Cyber Security: The Online Threats of Today and Tomorrow


By Anthony Doncaster on 19th June, 2018.

Cyber Security

Taking precautions against cyber attacks is vitally important for any business with an online presence. So if you host business-critical applications online, being up-to-speed on the latest threats is essential. Downtime after a cyber-attack will have a massive impact on revenue and productivity, not to mention the negative impact on the integrity of your brand, lost customer confidence and the cost of recovering systems.

Just a quick glance at recent figures is enough to see why cyber security is at the forefront of people’s minds, with large scale attacks making headlines on a regular basis.

In a three-month period in 2017, there were 188 high-level attacks in the UK. In fact, 2017 saw the biggest attack in history as the WannaCry ransomware attack hit the NHS, and 150 other countries across the globe.

With seven out of ten organisations believing that their security risk increased in that same year, it’s easy to see how cyber attacks have become such big news. Add to this the introduction of GDPR, where data breaches can now incur more significant fines, and you have a number of persuasive arguments for upping your security game and tightening your business’s security measures and processes.

 

Today’s Cyber Threats

In today’s tech world, developments move at an incredibly fast pace, and cyber-attacks are no different; they’re ever-evolving, increasingly sophisticated, and according to an in-depth report from Cisco Systems, come in many different guises.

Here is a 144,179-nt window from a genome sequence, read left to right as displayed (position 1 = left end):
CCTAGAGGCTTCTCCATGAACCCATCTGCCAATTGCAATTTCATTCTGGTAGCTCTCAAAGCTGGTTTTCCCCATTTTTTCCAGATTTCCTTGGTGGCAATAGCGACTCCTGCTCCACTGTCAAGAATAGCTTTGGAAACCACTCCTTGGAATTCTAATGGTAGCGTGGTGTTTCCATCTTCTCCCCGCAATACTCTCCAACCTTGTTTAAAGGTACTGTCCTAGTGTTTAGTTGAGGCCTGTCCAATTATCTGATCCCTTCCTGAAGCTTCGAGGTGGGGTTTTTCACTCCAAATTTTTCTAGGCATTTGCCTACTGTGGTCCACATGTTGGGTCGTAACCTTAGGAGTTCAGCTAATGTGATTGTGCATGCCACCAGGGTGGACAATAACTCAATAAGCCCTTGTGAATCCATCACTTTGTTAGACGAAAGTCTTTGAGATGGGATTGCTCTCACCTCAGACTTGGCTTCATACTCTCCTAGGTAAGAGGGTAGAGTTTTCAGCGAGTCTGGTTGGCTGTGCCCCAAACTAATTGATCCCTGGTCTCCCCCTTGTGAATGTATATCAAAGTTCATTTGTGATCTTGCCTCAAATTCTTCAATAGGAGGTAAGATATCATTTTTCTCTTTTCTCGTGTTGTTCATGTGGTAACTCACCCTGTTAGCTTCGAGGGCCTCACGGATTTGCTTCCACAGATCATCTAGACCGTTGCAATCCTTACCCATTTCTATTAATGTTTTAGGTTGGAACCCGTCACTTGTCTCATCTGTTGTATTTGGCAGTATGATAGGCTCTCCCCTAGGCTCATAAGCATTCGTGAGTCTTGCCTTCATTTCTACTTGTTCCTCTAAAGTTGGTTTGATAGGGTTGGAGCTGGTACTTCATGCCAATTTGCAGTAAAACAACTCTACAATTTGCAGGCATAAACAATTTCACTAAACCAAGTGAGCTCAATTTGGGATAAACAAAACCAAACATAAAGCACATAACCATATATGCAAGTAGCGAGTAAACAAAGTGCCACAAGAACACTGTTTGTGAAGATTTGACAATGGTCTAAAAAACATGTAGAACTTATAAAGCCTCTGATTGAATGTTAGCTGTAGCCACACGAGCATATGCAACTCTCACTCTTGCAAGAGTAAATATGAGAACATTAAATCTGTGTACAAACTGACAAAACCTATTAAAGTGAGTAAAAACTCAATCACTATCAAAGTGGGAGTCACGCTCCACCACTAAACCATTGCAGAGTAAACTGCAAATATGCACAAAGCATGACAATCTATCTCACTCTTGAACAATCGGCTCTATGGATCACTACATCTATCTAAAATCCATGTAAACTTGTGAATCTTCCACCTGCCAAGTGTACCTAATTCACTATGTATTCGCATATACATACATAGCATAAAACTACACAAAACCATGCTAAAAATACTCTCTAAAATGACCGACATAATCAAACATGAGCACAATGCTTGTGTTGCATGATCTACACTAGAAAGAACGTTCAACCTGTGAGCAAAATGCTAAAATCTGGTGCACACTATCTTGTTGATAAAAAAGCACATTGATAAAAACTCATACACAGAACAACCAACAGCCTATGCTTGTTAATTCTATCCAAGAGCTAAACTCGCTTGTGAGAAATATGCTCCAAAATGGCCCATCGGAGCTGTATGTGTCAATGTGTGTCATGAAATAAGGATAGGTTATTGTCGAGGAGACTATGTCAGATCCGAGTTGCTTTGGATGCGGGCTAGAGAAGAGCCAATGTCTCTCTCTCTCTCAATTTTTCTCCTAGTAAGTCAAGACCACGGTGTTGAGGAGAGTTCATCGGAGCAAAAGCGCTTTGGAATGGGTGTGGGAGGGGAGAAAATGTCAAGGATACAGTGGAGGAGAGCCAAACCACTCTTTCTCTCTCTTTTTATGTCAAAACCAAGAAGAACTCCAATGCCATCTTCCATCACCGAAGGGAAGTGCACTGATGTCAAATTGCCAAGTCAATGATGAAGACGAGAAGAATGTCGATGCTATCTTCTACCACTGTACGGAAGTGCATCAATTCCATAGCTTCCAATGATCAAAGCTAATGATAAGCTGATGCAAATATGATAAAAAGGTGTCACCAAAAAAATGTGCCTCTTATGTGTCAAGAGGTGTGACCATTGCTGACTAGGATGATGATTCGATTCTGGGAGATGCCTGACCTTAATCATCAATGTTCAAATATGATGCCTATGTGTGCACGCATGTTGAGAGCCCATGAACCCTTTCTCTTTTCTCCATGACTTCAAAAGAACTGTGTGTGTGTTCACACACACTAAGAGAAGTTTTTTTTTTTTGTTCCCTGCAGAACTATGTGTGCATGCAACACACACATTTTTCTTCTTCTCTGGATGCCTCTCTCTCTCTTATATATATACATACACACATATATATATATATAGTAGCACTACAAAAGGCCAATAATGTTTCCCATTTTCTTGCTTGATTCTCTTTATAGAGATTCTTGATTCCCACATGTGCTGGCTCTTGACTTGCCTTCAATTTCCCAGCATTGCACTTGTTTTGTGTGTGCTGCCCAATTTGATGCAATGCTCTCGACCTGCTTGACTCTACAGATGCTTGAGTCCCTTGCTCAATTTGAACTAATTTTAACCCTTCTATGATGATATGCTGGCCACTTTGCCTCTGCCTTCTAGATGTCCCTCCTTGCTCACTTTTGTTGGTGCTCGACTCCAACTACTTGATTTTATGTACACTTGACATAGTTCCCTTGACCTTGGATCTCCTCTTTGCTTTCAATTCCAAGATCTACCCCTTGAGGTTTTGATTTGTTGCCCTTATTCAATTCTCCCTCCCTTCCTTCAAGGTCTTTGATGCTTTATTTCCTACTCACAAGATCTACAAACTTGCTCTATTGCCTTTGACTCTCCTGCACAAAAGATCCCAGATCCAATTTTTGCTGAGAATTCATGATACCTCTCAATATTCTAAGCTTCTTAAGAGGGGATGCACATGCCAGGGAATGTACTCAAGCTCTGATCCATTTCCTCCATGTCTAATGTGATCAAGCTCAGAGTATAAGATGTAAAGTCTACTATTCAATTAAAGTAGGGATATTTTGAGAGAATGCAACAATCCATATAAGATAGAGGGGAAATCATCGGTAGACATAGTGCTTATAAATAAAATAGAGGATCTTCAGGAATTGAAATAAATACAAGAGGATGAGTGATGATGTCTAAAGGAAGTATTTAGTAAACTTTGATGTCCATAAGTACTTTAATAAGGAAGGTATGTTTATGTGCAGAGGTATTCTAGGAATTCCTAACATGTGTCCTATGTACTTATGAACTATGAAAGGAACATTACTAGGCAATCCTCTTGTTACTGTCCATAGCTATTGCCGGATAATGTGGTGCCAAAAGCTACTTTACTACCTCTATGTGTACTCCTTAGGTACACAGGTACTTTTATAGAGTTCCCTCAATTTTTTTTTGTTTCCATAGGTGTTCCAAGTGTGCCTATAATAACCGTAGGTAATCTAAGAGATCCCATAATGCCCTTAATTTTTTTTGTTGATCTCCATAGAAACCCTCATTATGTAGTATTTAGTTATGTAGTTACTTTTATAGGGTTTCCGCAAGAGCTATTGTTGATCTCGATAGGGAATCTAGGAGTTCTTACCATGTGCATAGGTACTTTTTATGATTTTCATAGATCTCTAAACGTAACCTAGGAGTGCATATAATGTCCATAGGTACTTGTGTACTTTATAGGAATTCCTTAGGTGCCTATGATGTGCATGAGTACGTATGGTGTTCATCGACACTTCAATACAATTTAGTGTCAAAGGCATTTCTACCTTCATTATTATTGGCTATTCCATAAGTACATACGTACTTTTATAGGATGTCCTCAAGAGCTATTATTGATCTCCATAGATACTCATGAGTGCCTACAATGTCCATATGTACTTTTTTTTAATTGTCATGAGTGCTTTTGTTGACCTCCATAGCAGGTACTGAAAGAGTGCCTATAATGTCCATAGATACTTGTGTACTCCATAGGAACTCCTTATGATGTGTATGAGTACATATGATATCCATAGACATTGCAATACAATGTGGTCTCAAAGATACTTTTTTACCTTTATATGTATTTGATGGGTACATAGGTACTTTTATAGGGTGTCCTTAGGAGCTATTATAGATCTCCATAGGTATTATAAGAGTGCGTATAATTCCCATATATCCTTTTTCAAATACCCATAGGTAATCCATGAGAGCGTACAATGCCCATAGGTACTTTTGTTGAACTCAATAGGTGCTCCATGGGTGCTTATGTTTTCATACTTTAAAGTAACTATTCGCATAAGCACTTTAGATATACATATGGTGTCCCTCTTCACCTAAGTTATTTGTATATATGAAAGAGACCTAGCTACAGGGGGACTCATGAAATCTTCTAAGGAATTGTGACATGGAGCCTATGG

This makes it a particularly difficult task for businesses and developers to keep up with the latest threats and to action solutions. But by being aware of some security basics, you’ll be in a stronger position to make the right choices to protect your business.

Some of the most common threats include:

Malicious software (malware) – targeted to disrupt, damage or gain access to computer systems, these attacks can leave you at risk of data breaches, and picking up a big bill for repairing damaged systems.

Ransomware – this type of malware holds the host to ransom for a sum of money. Until that money is paid, systems are offline or limited. WannaCry is the most famous example of a ransomware attack, which crippled the NHS’s services causing huge disruption to services and a widespread loss of confidence.

Distributed Denial of Service (DDoS) – this is a flooding of a network by multiple outside sources (among other techniques). By doing this, attackers can cause systems to fail, leaving legitimate users unable to interact with the system.

Data breaches – not a specific type of attack, but there is big money to be made by hackers from the illegal or covert gathering of sensitive, protected or confidential data. Perhaps the best-known example of data gathering and misuse in recent years is Cambridge Analytica. Whilst this is not a cyber-attack threat in the traditional sense, businesses need to take steps to prevent the copying, transmitting, viewing or storing data without proper permission, to avoid crippling fines, as well as a massive loss of brand and customer confidence, taking Facebook in the Cambridge Analytica case as an example.

Cyber-physical attacks – this type of malware targets critical infrastructure, like power grids. By confusing the system, service is interrupted. This was done in 2017 to take down the power supply in Kiev, Ukraine, leaving huge sections of the city in darkness. Aside from causing catastrophic disruption and the costs involved to rectify it, the effect on consumer confidence in light of such attacks is hugely damaging.

 

These high-level examples give you a brief insight into the massive job we have on our hands as hackers find new, innovative ways to target IT systems.